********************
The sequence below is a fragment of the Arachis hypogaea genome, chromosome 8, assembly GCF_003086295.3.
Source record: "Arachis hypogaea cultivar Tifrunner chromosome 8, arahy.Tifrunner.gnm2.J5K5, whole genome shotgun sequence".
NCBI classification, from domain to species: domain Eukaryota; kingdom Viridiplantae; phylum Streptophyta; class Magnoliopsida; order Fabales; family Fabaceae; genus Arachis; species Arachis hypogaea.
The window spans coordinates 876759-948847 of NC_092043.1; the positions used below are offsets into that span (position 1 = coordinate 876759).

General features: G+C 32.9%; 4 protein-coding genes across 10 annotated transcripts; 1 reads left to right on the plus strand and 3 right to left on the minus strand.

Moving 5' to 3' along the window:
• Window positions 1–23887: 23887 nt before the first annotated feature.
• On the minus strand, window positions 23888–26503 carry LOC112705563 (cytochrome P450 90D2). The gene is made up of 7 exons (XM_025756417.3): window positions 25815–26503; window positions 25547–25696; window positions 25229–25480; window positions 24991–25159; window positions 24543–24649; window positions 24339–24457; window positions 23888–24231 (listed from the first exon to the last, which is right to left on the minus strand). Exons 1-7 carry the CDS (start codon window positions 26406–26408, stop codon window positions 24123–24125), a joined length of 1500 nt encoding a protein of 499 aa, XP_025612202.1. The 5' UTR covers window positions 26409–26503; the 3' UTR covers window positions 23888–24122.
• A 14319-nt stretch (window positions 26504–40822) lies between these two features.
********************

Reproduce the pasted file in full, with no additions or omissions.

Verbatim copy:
The sequence below is a fragment of the Arachis hypogaea genome, chromosome 8, assembly GCF_003086295.3.
Source record: "Arachis hypogaea cultivar Tifrunner chromosome 8, arahy.Tifrunner.gnm2.J5K5, whole genome shotgun sequence".
NCBI classification, from domain to species: domain Eukaryota; kingdom Viridiplantae; phylum Streptophyta; class Magnoliopsida; order Fabales; family Fabaceae; genus Arachis; species Arachis hypogaea.
The window spans coordinates 876759-948847 of NC_092043.1; the positions used below are offsets into that span (position 1 = coordinate 876759).

General features: G+C 32.9%; 4 protein-coding genes across 10 annotated transcripts; 1 reads left to right on the plus strand and 3 right to left on the minus strand.

Moving 5' to 3' along the window:
• Window positions 1–23887: 23887 nt before the first annotated feature.
• On the minus strand, window positions 23888–26503 carry LOC112705563 (cytochrome P450 90D2). The gene is made up of 7 exons (XM_025756417.3): window positions 25815–26503; window positions 25547–25696; window positions 25229–25480; window positions 24991–25159; window positions 24543–24649; window positions 24339–24457; window positions 23888–24231 (listed from the first exon to the last, which is right to left on the minus strand). Exons 1-7 carry the CDS (start codon window positions 26406–26408, stop codon window positions 24123–24125), a joined length of 1500 nt encoding a protein of 499 aa, XP_025612202.1. The 5' UTR covers window positions 26409–26503; the 3' UTR covers window positions 23888–24122.
• A 14319-nt stretch (window positions 26504–40822) lies between these two features.